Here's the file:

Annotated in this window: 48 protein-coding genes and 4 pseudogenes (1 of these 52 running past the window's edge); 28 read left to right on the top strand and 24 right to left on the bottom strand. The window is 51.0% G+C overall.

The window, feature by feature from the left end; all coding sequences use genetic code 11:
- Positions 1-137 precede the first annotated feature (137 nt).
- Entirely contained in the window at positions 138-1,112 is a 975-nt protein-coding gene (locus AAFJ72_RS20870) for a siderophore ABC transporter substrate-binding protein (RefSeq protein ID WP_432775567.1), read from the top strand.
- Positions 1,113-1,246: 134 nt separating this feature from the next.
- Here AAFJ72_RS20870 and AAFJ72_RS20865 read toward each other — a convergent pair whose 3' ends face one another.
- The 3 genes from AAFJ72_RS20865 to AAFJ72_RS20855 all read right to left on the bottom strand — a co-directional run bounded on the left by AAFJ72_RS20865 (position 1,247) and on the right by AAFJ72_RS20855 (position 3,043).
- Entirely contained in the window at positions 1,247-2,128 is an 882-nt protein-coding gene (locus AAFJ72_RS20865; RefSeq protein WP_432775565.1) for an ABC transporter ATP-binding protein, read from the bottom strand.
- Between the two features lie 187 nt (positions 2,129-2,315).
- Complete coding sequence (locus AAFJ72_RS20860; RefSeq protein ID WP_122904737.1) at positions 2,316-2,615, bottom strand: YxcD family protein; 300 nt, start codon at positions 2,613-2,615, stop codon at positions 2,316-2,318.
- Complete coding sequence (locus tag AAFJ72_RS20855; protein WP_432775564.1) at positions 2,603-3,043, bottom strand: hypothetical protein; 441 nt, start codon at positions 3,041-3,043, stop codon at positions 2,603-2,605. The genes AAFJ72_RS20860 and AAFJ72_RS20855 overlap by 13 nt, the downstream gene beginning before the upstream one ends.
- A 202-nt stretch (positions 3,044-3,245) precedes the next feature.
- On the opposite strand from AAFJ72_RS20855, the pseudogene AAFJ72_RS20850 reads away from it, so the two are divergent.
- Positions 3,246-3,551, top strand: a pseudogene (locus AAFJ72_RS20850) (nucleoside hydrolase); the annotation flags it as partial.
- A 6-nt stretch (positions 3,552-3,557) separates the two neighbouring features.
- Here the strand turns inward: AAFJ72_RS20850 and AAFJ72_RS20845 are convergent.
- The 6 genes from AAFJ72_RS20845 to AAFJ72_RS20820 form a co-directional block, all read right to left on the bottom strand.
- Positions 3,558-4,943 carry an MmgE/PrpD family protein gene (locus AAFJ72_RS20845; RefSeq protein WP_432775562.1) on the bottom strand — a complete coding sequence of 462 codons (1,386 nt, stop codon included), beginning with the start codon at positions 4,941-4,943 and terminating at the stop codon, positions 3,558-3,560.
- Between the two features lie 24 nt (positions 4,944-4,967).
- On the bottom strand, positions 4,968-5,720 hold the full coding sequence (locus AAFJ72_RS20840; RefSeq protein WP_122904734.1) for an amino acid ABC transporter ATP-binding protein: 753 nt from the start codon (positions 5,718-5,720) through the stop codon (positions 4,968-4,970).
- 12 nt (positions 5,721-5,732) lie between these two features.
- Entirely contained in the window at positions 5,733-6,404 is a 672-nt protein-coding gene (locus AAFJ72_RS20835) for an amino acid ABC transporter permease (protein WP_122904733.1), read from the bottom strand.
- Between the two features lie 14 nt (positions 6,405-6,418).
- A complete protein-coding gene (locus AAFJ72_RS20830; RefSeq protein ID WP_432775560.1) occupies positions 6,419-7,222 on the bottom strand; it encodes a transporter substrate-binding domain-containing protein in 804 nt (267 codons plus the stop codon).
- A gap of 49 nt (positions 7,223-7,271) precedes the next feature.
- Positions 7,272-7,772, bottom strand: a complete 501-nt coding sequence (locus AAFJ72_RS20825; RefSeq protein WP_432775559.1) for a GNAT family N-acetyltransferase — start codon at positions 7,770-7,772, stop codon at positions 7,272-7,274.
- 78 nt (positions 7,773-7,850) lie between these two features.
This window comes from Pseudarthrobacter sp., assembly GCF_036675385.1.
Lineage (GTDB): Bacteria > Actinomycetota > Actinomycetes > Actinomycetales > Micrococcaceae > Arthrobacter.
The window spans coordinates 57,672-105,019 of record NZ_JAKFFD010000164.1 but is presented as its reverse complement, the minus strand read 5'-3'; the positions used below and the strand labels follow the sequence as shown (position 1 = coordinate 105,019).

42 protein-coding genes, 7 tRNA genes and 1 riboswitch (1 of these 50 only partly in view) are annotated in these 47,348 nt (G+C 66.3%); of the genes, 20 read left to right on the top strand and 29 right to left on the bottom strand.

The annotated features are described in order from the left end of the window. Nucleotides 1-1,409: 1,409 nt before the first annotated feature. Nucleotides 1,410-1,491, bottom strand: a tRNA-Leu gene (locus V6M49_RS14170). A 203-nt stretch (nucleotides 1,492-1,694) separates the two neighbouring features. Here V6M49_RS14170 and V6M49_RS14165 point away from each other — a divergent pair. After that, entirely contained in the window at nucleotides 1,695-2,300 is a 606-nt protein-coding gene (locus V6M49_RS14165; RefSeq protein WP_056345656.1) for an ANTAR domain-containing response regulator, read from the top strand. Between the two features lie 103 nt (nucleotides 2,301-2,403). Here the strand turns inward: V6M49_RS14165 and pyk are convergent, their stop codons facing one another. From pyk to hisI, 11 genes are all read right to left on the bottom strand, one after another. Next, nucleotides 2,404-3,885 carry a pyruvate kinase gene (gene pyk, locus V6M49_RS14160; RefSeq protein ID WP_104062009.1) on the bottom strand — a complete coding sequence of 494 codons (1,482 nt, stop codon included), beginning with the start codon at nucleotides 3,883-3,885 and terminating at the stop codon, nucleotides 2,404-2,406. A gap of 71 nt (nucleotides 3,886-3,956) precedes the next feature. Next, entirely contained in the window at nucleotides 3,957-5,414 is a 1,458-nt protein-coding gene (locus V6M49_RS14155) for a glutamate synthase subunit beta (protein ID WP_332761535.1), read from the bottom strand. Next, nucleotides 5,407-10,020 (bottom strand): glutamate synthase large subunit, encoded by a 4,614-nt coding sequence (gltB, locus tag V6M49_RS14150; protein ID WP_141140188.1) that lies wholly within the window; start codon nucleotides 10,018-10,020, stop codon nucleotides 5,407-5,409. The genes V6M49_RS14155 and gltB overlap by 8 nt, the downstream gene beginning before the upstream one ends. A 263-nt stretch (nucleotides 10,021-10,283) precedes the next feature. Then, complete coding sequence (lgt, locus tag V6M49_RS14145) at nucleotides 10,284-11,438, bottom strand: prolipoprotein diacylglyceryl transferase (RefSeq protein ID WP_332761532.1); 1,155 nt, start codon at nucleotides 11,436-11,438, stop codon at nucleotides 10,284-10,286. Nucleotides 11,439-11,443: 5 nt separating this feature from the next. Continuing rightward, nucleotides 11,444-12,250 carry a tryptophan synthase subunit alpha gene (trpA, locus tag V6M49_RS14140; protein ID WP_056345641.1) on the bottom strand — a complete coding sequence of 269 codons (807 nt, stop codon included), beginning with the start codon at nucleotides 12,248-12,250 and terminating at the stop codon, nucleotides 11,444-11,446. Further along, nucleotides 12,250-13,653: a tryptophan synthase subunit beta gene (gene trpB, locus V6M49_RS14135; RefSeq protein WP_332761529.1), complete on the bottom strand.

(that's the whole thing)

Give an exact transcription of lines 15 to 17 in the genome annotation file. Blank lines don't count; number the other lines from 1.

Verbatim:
- A 6-nt stretch (positions 3,552-3,557) separates the two neighbouring features.
- Here the strand turns inward: AAFJ72_RS20850 and AAFJ72_RS20845 are convergent.
- The 6 genes from AAFJ72_RS20845 to AAFJ72_RS20820 form a co-directional block, all read right to left on the bottom strand.